Stockton is one step closer to having a low-barrier shelter for the homeless.
At the June 14 Stockton City Council meeting, council unanimously greenlighted City Manager Harry Black to pursue funding from San Joaquin County for a proposed 125-bed, Salvation Army-operated low-barrier shelter at 1188 S. Airport Way. A low-barrier shelter places fewer restrictions on those seeking to use it.
The Salvation Army houses more than 9,000 people experiencing homelessness on a nightly basis in California. The nonprofit specializes in combining housing with wrap-around services to help people experiencing homelessness become housed, healthy and self-sufficient.
Of the four applications received, the others being from the Gospel Center Rescue Mission, Uplift Foundation and Fresh Start Transitional Housing and Reentry Program, City of Stockton Economic Development Director Carrie Wright said Salvation Army’s proposal rose to the top.
The Salvation Army is in negotiations with the property owner, but the 10-year lease listed at the June 14 council meeting was $2.2 million. Councilmember Sol Jobrack said that number would likely be comparable to what it would cost to purchase the building.
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The county had originally expressed interest in funding $6.5 million for a 300-bed low barrier shelter in Stockton. The city will be pursuing about $8.1 million from the county for a 125-bed low barrier shelter. Black said the funding gap could be a hurdle with the county and advised the council to mitigate any potential obstacles to the shelter.
Presentation on state Homeless Housing, Assistance and Prevention (HHAP) Program funding, Kayce Rane of Rane Community Development — a consultant helping the city with their homelessness planning and funding — showed councilmembers a graph picturing homelessness funding sharply declining over the next eight years.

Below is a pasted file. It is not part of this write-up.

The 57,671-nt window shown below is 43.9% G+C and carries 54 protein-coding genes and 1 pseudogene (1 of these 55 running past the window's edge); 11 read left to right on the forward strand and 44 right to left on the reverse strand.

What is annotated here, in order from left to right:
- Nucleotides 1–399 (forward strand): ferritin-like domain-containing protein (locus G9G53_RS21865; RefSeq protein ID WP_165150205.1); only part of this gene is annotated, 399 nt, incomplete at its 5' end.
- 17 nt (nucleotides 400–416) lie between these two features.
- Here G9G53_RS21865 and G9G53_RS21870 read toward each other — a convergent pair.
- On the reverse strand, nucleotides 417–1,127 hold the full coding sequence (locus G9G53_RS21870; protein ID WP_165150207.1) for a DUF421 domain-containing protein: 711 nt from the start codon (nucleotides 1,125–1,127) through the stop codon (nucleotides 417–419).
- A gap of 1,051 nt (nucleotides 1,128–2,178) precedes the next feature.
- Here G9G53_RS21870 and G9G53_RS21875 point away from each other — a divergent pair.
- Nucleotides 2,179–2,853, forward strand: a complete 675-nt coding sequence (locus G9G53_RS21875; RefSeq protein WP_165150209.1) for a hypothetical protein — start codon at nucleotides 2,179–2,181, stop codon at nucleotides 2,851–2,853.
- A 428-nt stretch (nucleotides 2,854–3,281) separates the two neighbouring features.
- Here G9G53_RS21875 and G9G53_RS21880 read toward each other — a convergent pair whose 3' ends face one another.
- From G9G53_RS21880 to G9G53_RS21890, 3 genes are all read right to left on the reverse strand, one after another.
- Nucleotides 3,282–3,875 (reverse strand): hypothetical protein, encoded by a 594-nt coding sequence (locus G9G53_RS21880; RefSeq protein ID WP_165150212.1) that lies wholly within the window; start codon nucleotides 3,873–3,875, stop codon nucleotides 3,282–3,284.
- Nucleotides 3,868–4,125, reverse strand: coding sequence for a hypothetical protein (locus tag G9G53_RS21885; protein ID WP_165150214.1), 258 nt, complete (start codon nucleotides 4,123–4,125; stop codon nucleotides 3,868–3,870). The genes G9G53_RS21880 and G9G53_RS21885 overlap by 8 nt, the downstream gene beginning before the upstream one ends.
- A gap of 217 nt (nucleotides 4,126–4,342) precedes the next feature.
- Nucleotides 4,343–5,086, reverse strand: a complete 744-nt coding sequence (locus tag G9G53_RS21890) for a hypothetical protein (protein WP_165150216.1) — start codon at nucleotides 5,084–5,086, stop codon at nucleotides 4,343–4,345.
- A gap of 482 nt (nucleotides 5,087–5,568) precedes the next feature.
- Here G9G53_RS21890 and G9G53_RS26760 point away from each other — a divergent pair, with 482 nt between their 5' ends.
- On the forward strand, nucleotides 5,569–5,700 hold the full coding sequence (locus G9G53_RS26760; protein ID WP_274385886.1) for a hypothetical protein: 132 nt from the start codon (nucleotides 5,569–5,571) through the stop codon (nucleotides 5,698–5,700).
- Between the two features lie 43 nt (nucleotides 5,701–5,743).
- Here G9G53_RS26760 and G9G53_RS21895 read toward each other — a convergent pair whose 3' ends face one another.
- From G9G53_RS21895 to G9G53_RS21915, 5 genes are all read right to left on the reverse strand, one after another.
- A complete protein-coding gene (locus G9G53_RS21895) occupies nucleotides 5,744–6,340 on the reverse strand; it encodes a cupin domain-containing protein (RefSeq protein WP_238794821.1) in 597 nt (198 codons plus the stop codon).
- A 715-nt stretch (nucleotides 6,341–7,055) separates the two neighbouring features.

Black advised the council that he does not believe that will be the case. HHAP funds were initially expected to be one-time funds, and the state is now in talks of a fourth round of funding.
“For me, based on the crisis nature of what we’re dealing with, I don’t see how you go back in reverse, I see having to continue to go forward. Even in governmental terms, I would continue to be optimistic,” Black said. “This is interesting in government, (the state has said) we want you to actually spend more money for HHAP round two and we’re going to give you more money.”
Stockton earmarked $3.7 million of their round two HHAP funds into a 15-unit Homekey project for victims of domestic violence and sex trafficking with Visionary Home Builders. At the June 20 City Council meeting, city staff will now recommend $5 million, removing the need for American Rescue Plan Act funds marked as contingency funds for the Visionary Home Builders Project.
As a result, the council approved $1.3 million in ARPA contingency funds to be available to support any gap in operational funding for the first two years for the proposed low barrier shelter.
Stockton has 554 shelter beds, many of which have access requirements such youth-only, male-only, no pets or partners or being sober. The city hopes to pump up it’s 61% average shelter occupancy by adding 125 low-barrier beds — sobriety and other prerequisites are not required — and continuing to provide education on existing shelter options.
Record reporter Ben Irwin covers Stockton and San Joaquin County government. He can be reached at [email protected] or on Twitter @B1rwin. Support local news, subscribe to The Stockton Record at https://www.recordnet.com/subscribenow.